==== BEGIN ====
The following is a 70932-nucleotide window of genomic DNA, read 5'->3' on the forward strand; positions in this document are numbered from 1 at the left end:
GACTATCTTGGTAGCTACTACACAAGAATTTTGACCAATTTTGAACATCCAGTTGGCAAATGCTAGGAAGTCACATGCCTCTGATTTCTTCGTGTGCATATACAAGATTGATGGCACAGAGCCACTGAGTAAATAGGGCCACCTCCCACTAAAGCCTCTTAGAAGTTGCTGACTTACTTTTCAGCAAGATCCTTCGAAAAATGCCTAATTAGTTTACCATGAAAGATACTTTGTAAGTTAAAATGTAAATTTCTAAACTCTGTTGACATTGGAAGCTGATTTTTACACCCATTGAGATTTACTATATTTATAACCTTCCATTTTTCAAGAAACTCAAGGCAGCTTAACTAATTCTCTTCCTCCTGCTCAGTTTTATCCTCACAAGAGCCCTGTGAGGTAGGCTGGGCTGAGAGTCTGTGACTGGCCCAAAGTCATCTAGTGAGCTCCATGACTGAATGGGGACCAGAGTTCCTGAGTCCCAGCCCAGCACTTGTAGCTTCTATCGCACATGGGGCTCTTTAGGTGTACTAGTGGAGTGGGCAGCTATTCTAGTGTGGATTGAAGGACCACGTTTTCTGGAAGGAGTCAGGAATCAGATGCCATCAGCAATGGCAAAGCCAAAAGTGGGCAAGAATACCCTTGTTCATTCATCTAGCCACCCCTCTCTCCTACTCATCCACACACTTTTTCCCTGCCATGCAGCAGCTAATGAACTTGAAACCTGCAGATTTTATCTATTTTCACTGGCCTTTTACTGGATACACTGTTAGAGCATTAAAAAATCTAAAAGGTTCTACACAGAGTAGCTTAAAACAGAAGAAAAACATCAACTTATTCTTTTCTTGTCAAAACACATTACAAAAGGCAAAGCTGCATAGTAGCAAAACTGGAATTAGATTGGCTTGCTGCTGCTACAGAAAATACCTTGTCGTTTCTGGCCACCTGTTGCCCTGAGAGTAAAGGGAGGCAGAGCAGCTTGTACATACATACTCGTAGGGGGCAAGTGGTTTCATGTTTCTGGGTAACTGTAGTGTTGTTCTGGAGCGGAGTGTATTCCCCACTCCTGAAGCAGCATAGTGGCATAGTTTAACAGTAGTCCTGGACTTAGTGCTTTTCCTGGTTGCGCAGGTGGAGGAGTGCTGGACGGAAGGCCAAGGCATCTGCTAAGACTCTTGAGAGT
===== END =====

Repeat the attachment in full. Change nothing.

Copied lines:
The following is a 70932-nucleotide window of genomic DNA, read 5'->3' on the forward strand; positions in this document are numbered from 1 at the left end:
GACTATCTTGGTAGCTACTACACAAGAATTTTGACCAATTTTGAACATCCAGTTGGCAAATGCTAGGAAGTCACATGCCTCTGATTTCTTCGTGTGCATATACAAGATTGATGGCACAGAGCCACTGAGTAAATAGGGCCACCTCCCACTAAAGCCTCTTAGAAGTTGCTGACTTACTTTTCAGCAAGATCCTTCGAAAAATGCCTAATTAGTTTACCATGAAAGATACTTTGTAAGTTAAAATGTAAATTTCTAAACTCTGTTGACATTGGAAGCTGATTTTTACACCCATTGAGATTTACTATATTTATAACCTTCCATTTTTCAAGAAACTCAAGGCAGCTTAACTAATTCTCTTCCTCCTGCTCAGTTTTATCCTCACAAGAGCCCTGTGAGGTAGGCTGGGCTGAGAGTCTGTGACTGGCCCAAAGTCATCTAGTGAGCTCCATGACTGAATGGGGACCAGAGTTCCTGAGTCCCAGCCCAGCACTTGTAGCTTCTATCGCACATGGGGCTCTTTAGGTGTACTAGTGGAGTGGGCAGCTATTCTAGTGTGGATTGAAGGACCACGTTTTCTGGAAGGAGTCAGGAATCAGATGCCATCAGCAATGGCAAAGCCAAAAGTGGGCAAGAATACCCTTGTTCATTCATCTAGCCACCCCTCTCTCCTACTCATCCACACACTTTTTCCCTGCCATGCAGCAGCTAATGAACTTGAAACCTGCAGATTTTATCTATTTTCACTGGCCTTTTACTGGATACACTGTTAGAGCATTAAAAAATCTAAAAGGTTCTACACAGAGTAGCTTAAAACAGAAGAAAAACATCAACTTATTCTTTTCTTGTCAAAACACATTACAAAAGGCAAAGCTGCATAGTAGCAAAACTGGAATTAGATTGGCTTGCTGCTGCTACAGAAAATACCTTGTCGTTTCTGGCCACCTGTTGCCCTGAGAGTAAAGGGAGGCAGAGCAGCTTGTACATACATACTCGTAGGGGGCAAGTGGTTTCATGTTTCTGGGTAACTGTAGTGTTGTTCTGGAGCGGAGTGTATTCCCCACTCCTGAAGCAGCATAGTGGCATAGTTTAACAGTAGTCCTGGACTTAGTGCTTTTCCTGGTTGCGCAGGTGGAGGAGTGCTGGACGGAAGGCCAAGGCATCTGCTAAGACTCTTGAGAGT